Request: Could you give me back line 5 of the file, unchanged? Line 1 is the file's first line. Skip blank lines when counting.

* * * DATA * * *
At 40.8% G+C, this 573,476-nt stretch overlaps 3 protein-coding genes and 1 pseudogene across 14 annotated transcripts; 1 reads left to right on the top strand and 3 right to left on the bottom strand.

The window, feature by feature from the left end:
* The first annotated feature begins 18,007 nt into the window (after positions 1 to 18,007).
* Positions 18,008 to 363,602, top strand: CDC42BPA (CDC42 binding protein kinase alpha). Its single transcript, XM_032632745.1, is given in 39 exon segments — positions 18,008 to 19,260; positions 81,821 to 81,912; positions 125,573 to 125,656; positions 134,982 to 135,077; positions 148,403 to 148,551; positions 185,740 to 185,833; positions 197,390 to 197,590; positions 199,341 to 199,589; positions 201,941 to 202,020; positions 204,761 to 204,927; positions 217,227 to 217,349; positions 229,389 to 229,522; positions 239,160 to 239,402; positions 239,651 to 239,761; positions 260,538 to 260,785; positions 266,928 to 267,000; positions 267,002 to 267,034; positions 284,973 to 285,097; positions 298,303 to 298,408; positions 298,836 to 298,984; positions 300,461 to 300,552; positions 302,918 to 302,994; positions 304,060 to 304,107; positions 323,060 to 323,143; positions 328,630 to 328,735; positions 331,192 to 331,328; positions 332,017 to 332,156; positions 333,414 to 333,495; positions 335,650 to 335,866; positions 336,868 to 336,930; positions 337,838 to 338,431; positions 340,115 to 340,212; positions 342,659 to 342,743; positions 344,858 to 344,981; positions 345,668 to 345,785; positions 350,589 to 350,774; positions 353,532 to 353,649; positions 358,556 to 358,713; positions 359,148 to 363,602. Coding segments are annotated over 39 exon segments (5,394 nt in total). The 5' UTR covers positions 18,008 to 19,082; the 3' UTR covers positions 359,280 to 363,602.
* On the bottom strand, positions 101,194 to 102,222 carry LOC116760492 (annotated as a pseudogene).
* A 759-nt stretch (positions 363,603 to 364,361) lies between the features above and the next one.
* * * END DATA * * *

* On the bottom strand, positions 101,194 to 102,222 carry LOC116760492 (annotated as a pseudogene).